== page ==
Get ready to make the dumplings – have a finger bowl of cold water on the side and lightly dust a chopping board or tray with cornflour (this is to place the dumplings on once made – the cornflour will stop them from sticking).

Take a wonton skin and place on your palm.  Add a teaspoon of the mix to the centre of the skin, being careful not to over fill.

1. Making Dumplings

With your other hand, dab the edge of the skin with a little water to help the edges stick together. Then fold over one side to make a triangle, pressing lightly at the edge to seal the dumpling and squeeze out any excess air.

2. Making Dumplings

The next bit is more fiddly and takes a little practice – using your fore fingers and thumbs, crimp and pinch together the edge to make little folds.  Work inwards from the outer edge.

3. Making Dumplings

The skins are quite forgiving but if you happen to tear one just empty out the filling and start again with a fresh skin. Once crimped all the way to the other edge, place on the dusted tray…and keep going till all the mix is gone.

If you want to want to cook them straight away, you can plunge into simmering soup broth for about 6-8 minutes, or steam in a bamboo steamer for about 8 minutes (place a slice of carrot or cucumber under each dumpling to stop them from sticking).

To cook from frozen, they’ll take 10-12 minutes to boil, or 12-14 to steam (depending on size).

To freeze them, I put the whole tray of dumplings into the freezer for a couple of hours. Once they have hardened, I then place them in a tuppaware box or freezer bag.  If you put them straight into a tuppaware box or bag when soft, they’ll stick together and deform and will be tricky to separate when you just want to grab a few.

Serve alone in a soup or with fine egg noodles, add some chinese leaf in the final minute of cooking and sprinkle liberally with spring onions and a few drops of sesame oil.

Delicious!

BBQ Chicken Yakitori Skewers

Copius amounts of sunshine, a BBQ and a few of delicious recipes from Reiko Hashimoto’s ‘Hashi Cooking – A Japanese Cookery Course’ make for a good evening.  I’m delighted with the results of my first BBQ this year.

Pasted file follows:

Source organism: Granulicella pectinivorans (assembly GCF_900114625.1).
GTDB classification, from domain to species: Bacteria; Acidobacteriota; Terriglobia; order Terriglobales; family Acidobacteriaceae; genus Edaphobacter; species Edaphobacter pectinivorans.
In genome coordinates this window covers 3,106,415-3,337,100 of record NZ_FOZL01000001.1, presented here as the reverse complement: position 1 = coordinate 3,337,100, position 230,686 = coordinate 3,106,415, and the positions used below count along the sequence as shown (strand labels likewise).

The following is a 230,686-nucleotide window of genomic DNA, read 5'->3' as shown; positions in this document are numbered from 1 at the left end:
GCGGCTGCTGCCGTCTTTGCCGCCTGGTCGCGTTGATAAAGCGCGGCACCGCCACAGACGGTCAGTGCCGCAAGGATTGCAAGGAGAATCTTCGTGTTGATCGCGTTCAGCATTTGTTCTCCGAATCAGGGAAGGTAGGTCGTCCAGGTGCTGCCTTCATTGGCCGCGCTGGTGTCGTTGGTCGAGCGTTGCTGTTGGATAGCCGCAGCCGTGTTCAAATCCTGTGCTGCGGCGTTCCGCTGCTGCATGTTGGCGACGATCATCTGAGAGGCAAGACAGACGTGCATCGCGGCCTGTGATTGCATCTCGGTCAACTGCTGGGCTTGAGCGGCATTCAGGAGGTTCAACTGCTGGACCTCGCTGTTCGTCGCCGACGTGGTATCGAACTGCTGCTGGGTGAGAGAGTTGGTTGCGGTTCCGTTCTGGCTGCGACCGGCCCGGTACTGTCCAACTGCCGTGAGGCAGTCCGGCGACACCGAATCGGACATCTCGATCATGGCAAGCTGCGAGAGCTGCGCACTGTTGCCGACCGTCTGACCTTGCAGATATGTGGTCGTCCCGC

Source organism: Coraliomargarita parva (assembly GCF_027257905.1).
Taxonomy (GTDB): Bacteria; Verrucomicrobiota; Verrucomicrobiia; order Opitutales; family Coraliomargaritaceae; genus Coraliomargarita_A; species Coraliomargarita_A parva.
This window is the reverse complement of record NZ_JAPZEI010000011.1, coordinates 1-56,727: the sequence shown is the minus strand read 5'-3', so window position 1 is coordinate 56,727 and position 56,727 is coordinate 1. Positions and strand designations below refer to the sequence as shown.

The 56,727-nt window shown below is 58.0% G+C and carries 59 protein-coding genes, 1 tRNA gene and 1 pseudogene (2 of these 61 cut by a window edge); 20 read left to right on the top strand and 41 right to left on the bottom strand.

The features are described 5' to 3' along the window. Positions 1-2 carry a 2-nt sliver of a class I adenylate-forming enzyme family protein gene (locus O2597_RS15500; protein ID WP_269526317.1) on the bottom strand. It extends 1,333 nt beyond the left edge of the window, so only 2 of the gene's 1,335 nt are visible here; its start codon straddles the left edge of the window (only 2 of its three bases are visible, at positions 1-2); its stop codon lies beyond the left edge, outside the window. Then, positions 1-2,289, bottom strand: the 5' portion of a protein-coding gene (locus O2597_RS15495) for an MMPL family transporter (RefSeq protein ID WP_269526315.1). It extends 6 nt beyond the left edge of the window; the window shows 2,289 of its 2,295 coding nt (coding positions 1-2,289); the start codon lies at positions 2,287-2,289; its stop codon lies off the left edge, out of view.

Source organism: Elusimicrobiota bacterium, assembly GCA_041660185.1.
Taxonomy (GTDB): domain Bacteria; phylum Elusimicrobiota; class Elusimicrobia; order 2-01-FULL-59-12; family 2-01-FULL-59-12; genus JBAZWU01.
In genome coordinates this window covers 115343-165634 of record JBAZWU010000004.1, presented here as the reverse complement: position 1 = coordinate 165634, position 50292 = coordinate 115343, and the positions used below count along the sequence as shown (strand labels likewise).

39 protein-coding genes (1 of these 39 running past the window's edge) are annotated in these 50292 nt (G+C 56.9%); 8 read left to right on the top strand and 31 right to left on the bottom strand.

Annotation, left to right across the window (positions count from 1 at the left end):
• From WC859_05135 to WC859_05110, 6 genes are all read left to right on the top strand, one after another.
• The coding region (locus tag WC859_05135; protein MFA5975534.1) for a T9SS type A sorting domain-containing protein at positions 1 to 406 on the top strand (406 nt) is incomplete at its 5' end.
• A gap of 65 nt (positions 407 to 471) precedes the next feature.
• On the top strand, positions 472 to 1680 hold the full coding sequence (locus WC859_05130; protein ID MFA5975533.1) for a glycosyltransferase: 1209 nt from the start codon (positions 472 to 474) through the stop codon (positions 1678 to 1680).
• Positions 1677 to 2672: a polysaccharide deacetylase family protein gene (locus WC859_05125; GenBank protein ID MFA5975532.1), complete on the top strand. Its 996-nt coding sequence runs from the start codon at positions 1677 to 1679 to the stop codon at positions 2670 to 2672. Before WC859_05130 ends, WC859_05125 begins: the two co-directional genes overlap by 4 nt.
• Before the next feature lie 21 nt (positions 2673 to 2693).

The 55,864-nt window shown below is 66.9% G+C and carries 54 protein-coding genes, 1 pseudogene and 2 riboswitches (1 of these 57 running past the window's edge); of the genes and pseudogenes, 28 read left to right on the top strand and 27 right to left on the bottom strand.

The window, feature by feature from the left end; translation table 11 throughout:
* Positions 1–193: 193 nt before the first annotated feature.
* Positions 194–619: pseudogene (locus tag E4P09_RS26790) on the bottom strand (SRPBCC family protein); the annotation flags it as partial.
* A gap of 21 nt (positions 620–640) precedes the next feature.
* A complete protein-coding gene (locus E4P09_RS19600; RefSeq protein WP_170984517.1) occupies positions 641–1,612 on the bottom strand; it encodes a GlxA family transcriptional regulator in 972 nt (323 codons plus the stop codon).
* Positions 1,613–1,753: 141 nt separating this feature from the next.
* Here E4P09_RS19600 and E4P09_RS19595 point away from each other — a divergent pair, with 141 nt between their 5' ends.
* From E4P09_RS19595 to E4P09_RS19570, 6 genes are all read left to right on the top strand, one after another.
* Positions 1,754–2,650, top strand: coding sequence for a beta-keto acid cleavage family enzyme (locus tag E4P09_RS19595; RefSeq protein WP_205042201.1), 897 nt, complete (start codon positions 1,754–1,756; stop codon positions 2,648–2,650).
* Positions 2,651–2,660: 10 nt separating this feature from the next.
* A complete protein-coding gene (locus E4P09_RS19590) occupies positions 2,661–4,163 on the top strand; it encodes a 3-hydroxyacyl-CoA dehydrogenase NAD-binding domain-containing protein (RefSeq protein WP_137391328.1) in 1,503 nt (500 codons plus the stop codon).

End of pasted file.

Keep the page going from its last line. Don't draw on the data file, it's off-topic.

These Chicken Skewers are seriously good on the BBQ – the Teriyaki marinade takes on a lovely charred flavour with the chicken thigh meat staying gloriously succulent and moist. I made mine substantially bigger than the delicate nibbles in Reiko’s book so they could take a bit more of a hit on the BBQ without overcooking.  The key to a gloriously sticky skewer is to keep turning and basting, a few minutes at a time.  I served this with a Prawn, Wakame and Cucumber Salad and Japanese Coleslaw (recipe links below).

BBQ Chicken Yakitori Skewers

Ingredients

600g Chicken thigh (boneless and skinless), cut into 1-2 inch pieces
2 Courgettes, sliced (or 5 Baby Leeks and 1 Red Pepper in Reiko’s recipe)
Bamboo Skewers (12-16 for Small Skewers or 5-6 for Large Skewers)
Seven Spice Red Chili or Sansyo Pepper (for dipping)
 
For the Teriyaki Sauce
200ml Soy Sauce
100ml Sake
100ml Mirin
3-4 tablespoons sugar
 
Method

To make the teriyaki sauce, mix all the ingredients in a small sauce pan and simmer on lowest heat for about 20-30 minutes until you are left with a sauce thick enough to baste with.

Allow the sauce to cool, loosen with a little water and marinade the chicken for a day if possible, or at least 2-3 hrs.

Soak the skewers in water for 5 minutes to prevent them from burning on the BBQ.  Skewer the chicken pieces, alternating with a slice of courgette (or baby leeks and red pepper as per Reiko’s recipe) and lay on a tray.  I continued to baste these with left over marinade whilst the BBQ was getting ready.

Cook the skewers on the BBQ, basting and turning every few minutes.  These large skewers took about 15 minutes to cook.

To serve I sprinkled with a few Toasted Sesame seeds.

Devine!!